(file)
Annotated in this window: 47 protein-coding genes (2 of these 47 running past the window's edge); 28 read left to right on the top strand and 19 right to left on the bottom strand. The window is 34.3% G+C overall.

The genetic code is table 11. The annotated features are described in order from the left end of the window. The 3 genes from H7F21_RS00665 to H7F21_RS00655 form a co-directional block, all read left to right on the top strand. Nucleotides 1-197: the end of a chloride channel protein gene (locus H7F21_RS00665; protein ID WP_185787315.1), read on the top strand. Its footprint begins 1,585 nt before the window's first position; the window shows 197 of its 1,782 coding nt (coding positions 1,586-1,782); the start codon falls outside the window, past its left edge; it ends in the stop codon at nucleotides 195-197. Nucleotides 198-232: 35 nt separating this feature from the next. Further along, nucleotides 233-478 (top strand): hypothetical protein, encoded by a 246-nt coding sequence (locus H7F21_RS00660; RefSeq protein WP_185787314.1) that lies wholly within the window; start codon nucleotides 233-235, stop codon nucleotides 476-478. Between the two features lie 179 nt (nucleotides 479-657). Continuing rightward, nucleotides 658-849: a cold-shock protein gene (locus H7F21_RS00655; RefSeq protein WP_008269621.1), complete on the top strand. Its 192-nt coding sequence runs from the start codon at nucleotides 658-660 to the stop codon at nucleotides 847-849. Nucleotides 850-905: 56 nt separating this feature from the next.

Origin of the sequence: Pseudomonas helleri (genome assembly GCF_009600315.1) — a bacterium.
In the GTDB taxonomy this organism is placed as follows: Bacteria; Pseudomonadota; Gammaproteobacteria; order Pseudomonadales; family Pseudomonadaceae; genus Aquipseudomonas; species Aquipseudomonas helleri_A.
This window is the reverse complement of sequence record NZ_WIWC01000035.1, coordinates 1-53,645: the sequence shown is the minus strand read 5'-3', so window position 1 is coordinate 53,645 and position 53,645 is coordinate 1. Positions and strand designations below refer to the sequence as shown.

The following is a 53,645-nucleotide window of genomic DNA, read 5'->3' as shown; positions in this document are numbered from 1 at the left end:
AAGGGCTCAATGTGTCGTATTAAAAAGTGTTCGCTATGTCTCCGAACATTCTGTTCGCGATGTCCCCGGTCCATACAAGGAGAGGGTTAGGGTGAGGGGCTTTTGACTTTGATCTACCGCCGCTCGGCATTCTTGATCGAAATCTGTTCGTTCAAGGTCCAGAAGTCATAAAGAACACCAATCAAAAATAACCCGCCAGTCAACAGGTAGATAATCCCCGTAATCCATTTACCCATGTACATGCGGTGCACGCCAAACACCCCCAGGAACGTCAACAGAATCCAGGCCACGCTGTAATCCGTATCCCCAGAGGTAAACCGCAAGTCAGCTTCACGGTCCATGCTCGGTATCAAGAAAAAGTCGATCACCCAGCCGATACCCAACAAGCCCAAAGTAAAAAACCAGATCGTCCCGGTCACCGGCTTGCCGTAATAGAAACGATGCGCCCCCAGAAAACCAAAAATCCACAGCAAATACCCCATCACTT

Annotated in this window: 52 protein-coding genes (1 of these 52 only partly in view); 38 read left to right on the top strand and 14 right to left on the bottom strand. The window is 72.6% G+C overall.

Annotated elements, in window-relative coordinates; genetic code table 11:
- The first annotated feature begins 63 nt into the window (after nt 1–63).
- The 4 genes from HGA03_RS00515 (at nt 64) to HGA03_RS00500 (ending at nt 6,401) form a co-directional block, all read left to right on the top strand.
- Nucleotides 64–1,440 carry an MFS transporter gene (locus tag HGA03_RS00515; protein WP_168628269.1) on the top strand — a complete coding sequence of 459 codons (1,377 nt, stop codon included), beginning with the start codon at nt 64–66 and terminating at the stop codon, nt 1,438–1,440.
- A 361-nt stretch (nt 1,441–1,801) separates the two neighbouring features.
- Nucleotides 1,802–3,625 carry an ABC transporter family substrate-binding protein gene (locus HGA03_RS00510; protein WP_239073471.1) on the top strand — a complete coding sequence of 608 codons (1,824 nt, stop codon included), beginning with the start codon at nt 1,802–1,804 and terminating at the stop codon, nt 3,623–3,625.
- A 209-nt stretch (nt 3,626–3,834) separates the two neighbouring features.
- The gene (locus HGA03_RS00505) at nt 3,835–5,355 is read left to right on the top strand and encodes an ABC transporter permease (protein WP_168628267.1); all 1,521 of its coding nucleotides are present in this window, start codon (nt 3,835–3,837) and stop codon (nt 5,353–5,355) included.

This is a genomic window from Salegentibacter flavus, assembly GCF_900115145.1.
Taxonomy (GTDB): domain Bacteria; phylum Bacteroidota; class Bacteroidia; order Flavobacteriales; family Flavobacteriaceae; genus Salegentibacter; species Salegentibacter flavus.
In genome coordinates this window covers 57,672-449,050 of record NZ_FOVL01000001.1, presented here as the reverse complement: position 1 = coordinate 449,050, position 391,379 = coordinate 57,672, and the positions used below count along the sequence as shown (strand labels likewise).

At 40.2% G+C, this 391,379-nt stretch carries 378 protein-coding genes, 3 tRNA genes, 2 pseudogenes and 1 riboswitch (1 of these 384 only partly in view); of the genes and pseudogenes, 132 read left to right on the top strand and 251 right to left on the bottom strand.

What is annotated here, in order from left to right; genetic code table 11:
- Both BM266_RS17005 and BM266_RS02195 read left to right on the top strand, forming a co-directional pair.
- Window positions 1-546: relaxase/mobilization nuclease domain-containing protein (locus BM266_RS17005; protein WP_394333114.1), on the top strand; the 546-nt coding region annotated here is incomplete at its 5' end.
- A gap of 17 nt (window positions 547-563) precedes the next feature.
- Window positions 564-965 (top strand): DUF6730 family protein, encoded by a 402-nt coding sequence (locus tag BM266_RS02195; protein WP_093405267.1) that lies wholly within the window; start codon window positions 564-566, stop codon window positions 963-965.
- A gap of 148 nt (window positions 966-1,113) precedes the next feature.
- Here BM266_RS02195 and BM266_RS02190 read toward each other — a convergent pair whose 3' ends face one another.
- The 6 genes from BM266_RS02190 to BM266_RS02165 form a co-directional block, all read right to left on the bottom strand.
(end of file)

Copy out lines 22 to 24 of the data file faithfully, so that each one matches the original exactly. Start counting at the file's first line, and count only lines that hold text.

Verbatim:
- Both BM266_RS17005 and BM266_RS02195 read left to right on the top strand, forming a co-directional pair.
- Window positions 1-546: relaxase/mobilization nuclease domain-containing protein (locus BM266_RS17005; protein WP_394333114.1), on the top strand; the 546-nt coding region annotated here is incomplete at its 5' end.
- A gap of 17 nt (window positions 547-563) precedes the next feature.